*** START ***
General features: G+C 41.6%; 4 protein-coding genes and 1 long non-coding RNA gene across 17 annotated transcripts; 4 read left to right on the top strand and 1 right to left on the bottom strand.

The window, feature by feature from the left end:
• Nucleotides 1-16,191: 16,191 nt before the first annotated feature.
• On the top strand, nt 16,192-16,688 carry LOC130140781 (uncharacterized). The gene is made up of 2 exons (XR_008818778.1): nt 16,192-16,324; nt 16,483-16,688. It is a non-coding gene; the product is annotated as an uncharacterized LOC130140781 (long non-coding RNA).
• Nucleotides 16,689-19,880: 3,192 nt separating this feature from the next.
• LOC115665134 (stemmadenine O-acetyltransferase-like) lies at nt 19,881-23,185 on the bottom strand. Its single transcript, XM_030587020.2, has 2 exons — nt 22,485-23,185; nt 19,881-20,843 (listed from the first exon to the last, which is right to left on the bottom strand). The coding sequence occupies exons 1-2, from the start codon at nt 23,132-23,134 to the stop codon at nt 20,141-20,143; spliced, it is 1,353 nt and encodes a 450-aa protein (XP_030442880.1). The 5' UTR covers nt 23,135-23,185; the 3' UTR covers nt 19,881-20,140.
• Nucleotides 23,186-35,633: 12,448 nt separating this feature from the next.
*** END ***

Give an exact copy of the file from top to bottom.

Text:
General features: G+C 41.6%; 4 protein-coding genes and 1 long non-coding RNA gene across 17 annotated transcripts; 4 read left to right on the top strand and 1 right to left on the bottom strand.

The window, feature by feature from the left end:
• Nucleotides 1-16,191: 16,191 nt before the first annotated feature.
• On the top strand, nt 16,192-16,688 carry LOC130140781 (uncharacterized). The gene is made up of 2 exons (XR_008818778.1): nt 16,192-16,324; nt 16,483-16,688. It is a non-coding gene; the product is annotated as an uncharacterized LOC130140781 (long non-coding RNA).
• Nucleotides 16,689-19,880: 3,192 nt separating this feature from the next.
• LOC115665134 (stemmadenine O-acetyltransferase-like) lies at nt 19,881-23,185 on the bottom strand. Its single transcript, XM_030587020.2, has 2 exons — nt 22,485-23,185; nt 19,881-20,843 (listed from the first exon to the last, which is right to left on the bottom strand). The coding sequence occupies exons 1-2, from the start codon at nt 23,132-23,134 to the stop codon at nt 20,141-20,143; spliced, it is 1,353 nt and encodes a 450-aa protein (XP_030442880.1). The 5' UTR covers nt 23,135-23,185; the 3' UTR covers nt 19,881-20,140.
• Nucleotides 23,186-35,633: 12,448 nt separating this feature from the next.